The Waves will again have a target on their back in the Southern Division, with their challengers eager to take a shot. Newport has missed the playoffs in two straight years and will be hungry to recapture its form. There’s also a newcomer in the league as the Martha’s Vineyard Sharks make the move from the Futures League, where they won two championships.
“Russ [Curran] who’s the GM there, has done a great job winning the Futures League,” Hirschbein-Bodnar said. “It adds another tough team in the south. It’s going to be a battle. They’re going to be just as tough as Newport and Mystic and that’s really going to make the Southern Division a battle every night.”
The Waves were set to open the season on the road Wednesday night against Danbury. Their home opener at Old Mountain Field is set for Thursday night. The team will play 20 home games, most on Tuesdays, Thursdays and Saturdays, with first pitch at 6:30 p.m.
“It’s another great roster. We’re excited, and I think the community’s fired up,” Hirschbein-Bodnar said. “That’s the most important thing for myself and the organization. The town has bought in. That’s what I’m excited about – seeing all the familiar faces out in the crowd and their kids running around. It’s going to be a lot of kids games going on in between innings, quality baseball, good food. We really appreciate the community coming out. We’d love to have everyone there, excited for opening day. We’re ready to rock and roll.”
MEET THE WAVES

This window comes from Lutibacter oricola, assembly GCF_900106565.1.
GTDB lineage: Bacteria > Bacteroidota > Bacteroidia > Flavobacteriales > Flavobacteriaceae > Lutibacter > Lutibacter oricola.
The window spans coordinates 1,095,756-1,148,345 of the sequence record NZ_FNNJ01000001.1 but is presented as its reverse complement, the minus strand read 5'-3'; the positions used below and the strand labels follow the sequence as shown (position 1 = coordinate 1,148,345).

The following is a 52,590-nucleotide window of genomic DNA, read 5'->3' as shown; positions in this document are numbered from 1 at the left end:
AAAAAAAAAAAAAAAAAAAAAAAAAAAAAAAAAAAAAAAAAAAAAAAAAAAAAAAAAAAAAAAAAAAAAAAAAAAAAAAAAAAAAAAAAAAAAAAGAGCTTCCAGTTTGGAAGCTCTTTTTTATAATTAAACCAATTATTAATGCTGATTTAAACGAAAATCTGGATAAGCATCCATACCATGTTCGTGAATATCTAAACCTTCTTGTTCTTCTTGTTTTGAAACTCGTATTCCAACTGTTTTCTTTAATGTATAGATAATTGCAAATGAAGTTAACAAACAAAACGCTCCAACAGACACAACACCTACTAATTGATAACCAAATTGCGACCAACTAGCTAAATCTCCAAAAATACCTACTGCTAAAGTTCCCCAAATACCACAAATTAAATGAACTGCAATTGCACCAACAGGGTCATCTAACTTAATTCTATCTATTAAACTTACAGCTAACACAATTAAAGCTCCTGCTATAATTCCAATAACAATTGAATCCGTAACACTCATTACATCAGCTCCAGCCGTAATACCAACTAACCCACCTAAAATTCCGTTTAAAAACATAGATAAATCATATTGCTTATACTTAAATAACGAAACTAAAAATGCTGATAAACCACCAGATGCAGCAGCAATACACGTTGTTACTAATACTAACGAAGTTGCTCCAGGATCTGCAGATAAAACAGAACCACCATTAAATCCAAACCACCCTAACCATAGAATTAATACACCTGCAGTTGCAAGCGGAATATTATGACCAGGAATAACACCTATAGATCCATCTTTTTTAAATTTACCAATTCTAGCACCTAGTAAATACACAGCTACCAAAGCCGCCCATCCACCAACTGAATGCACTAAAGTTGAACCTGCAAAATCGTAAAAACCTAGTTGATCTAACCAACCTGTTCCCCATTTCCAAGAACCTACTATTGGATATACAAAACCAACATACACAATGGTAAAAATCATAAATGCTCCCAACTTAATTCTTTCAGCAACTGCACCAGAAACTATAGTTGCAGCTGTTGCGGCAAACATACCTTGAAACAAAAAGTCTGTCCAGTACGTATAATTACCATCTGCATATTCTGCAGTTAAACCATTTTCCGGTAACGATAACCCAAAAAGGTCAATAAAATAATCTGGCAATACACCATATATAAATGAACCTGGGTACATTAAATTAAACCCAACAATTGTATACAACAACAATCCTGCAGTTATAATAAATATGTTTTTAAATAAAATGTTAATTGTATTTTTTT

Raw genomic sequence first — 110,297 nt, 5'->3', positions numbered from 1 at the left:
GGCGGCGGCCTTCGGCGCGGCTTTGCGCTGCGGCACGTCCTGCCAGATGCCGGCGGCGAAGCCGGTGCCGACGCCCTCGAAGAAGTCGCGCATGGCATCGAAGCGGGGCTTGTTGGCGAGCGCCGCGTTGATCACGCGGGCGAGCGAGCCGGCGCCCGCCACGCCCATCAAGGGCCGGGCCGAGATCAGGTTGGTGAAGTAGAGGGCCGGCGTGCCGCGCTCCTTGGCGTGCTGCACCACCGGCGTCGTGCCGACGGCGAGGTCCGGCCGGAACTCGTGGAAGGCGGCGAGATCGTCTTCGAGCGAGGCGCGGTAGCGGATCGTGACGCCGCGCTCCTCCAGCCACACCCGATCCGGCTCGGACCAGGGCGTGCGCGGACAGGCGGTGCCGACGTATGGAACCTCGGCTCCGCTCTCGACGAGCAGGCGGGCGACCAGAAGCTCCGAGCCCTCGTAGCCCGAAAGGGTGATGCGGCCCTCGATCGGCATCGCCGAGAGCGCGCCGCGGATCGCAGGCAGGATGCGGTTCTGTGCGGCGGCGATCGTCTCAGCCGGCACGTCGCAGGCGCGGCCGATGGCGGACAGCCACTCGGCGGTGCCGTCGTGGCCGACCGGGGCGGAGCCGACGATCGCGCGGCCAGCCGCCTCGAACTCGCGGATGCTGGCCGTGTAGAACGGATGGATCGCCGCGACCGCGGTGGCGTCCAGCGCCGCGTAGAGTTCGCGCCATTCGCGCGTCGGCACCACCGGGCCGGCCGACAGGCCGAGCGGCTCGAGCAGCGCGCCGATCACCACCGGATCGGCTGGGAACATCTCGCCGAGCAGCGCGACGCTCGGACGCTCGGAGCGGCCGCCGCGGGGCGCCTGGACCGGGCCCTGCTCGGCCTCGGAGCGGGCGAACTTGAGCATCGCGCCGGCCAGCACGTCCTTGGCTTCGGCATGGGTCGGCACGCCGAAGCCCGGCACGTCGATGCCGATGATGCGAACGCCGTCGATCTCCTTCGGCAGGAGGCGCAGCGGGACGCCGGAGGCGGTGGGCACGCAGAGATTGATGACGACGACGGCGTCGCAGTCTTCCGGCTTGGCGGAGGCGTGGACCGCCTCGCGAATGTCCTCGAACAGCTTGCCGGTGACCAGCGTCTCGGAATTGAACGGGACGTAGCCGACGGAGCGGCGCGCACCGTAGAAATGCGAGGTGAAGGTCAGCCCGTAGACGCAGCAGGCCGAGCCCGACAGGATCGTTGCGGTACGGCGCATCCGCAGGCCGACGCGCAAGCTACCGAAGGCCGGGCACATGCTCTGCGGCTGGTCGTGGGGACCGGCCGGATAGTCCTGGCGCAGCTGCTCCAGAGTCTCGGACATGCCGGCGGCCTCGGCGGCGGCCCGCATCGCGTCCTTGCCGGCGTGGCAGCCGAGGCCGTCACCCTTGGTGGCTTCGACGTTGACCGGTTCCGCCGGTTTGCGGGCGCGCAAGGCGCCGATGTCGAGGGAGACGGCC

Corey Sawyer was one of the Waves’ top relief pitchers last season with a 1.75 ERA and is due to return this year. He followed up his big summer with a strong spring for Seton Hall, pitching to a 1.73 ERA and a team-high four saves . . . Returning Wave Thad Harris improved as last summer went on and won his last two appearances. This spring for Winthrop, he joined the weekend rotation and pitched to a 4.90 ERA . . . URI’s Jake Walker started four games and made eight appearances for the Waves last summer, with a 7.10 ERA. He had a strong spring with the Rams, posting a 3.50 ERA while ranking third on the team in appearances . . . Though he pitched almost exclusively out of the bullpen last summer, Peyton Deats led the Waves in strikeouts with 40 in 29 innings. He followed that with a solid spring for Kent State, logging a 3.77 ERA while pitching mostly in relief. Deats will bring three of his teammates with him to Wakefield this year, including two pitchers in Trevor Pittman and Zach Schultz. Pittman had a 5.70 ERA while pitching as both a starter and a reliever. Schultz had a 2.68 ERA and saved two games . . . Kyle Brennan served as the closer for Belmont and saved nine games while striking out more than a batter per inning. Brennan and Samford’s Billy Creger are both natives of Franklin, Tennessee. Creger also shined in the bullpen this spring, posting a 3.68 ERA and a .184 opponents batting average across 22 outings . . . Arthur Correira’s final outing of the spring with Quinnipiac came in an NCAA Tournament Regional game against East Carolina as the Bobcats gave the host Pirates a scare. Correira finished the year with a 5.31 ERA . . . Liam Dvorak was the ace for Holy Cross this spring, going 6-5 with a 3.58 ERA and a team-best 83 strikeouts in 75.1 innings pitched . . . One of three former Rhode Island high school stars on the roster, former Cumberland Clipper Zach Fogell had a few tough outings in his first season at Brown before finishing the spring by turning in five scoreless outings in his last six appearances . . . Part of the latest crop of Wakefield-bound Kennesaw State players, Monty Horn excelled in limited action this season, putting up a 1.23 ERA in 14.2 innings . . . Jack Ipsen had a 4.15 ERA as a valuable member of the Bryant bullpen this season, making 21 appearances . . . Sam Lara had a 6.11 ERA in 15 appearances out of the bullpen for St. John’s, a number inflated by one bad outing. He delivered scoreless performances in 10 of his 15 outings. Teammate Matt Semon had a similar campaign, pitching well in the majority of his 15 appearances . . . Kyle O’Neill had a 5.80 ERA while pitching in a swing role for Division II Felician College . . . America East champion Stony Brook has three players ticketed for Wakefield, including pitcher Sam Turcotte, who had a 4.24 ERA and saved seven games.